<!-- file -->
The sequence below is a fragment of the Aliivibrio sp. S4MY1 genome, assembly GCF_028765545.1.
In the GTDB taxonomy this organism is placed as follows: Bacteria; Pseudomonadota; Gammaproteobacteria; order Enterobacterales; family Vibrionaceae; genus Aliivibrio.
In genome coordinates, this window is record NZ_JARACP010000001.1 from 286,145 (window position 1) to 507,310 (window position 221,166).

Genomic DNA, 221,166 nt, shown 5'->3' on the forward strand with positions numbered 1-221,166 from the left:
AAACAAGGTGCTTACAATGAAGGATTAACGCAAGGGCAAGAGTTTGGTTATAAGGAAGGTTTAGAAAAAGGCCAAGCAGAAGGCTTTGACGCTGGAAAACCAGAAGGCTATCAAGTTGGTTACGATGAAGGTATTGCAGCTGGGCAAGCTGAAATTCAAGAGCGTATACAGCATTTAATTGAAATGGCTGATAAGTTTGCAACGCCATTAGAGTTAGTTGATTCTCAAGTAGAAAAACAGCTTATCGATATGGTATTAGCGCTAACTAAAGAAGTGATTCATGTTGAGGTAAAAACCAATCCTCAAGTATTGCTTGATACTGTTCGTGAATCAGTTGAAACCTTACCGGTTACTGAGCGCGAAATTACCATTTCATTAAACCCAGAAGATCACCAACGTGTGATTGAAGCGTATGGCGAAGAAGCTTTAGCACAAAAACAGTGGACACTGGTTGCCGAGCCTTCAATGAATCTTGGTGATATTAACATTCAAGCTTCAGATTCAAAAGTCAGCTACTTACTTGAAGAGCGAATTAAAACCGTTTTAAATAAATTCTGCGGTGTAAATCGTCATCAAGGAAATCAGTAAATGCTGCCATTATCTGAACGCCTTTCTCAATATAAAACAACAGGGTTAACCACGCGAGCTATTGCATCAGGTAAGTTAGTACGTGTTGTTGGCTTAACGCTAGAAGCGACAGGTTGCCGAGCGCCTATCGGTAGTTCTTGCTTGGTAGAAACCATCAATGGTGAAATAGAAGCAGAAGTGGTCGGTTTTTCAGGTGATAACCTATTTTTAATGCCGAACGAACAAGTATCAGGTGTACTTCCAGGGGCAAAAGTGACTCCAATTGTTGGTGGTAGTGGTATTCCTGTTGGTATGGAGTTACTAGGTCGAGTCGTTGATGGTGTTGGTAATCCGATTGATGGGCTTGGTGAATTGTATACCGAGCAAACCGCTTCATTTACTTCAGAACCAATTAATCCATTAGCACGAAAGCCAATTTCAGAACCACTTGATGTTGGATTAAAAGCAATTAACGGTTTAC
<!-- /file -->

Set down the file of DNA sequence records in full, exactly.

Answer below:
The sequence below is a fragment of the Aliivibrio sp. S4MY1 genome, assembly GCF_028765545.1.
In the GTDB taxonomy this organism is placed as follows: Bacteria; Pseudomonadota; Gammaproteobacteria; order Enterobacterales; family Vibrionaceae; genus Aliivibrio.
In genome coordinates, this window is record NZ_JARACP010000001.1 from 286,145 (window position 1) to 507,310 (window position 221,166).

Genomic DNA, 221,166 nt, shown 5'->3' on the forward strand with positions numbered 1-221,166 from the left:
AAACAAGGTGCTTACAATGAAGGATTAACGCAAGGGCAAGAGTTTGGTTATAAGGAAGGTTTAGAAAAAGGCCAAGCAGAAGGCTTTGACGCTGGAAAACCAGAAGGCTATCAAGTTGGTTACGATGAAGGTATTGCAGCTGGGCAAGCTGAAATTCAAGAGCGTATACAGCATTTAATTGAAATGGCTGATAAGTTTGCAACGCCATTAGAGTTAGTTGATTCTCAAGTAGAAAAACAGCTTATCGATATGGTATTAGCGCTAACTAAAGAAGTGATTCATGTTGAGGTAAAAACCAATCCTCAAGTATTGCTTGATACTGTTCGTGAATCAGTTGAAACCTTACCGGTTACTGAGCGCGAAATTACCATTTCATTAAACCCAGAAGATCACCAACGTGTGATTGAAGCGTATGGCGAAGAAGCTTTAGCACAAAAACAGTGGACACTGGTTGCCGAGCCTTCAATGAATCTTGGTGATATTAACATTCAAGCTTCAGATTCAAAAGTCAGCTACTTACTTGAAGAGCGAATTAAAACCGTTTTAAATAAATTCTGCGGTGTAAATCGTCATCAAGGAAATCAGTAAATGCTGCCATTATCTGAACGCCTTTCTCAATATAAAACAACAGGGTTAACCACGCGAGCTATTGCATCAGGTAAGTTAGTACGTGTTGTTGGCTTAACGCTAGAAGCGACAGGTTGCCGAGCGCCTATCGGTAGTTCTTGCTTGGTAGAAACCATCAATGGTGAAATAGAAGCAGAAGTGGTCGGTTTTTCAGGTGATAACCTATTTTTAATGCCGAACGAACAAGTATCAGGTGTACTTCCAGGGGCAAAAGTGACTCCAATTGTTGGTGGTAGTGGTATTCCTGTTGGTATGGAGTTACTAGGTCGAGTCGTTGATGGTGTTGGTAATCCGATTGATGGGCTTGGTGAATTGTATACCGAGCAAACCGCTTCATTTACTTCAGAACCAATTAATCCATTAGCACGAAAGCCAATTTCAGAACCACTTGATGTTGGATTAAAAGCAATTAACGGTTTAC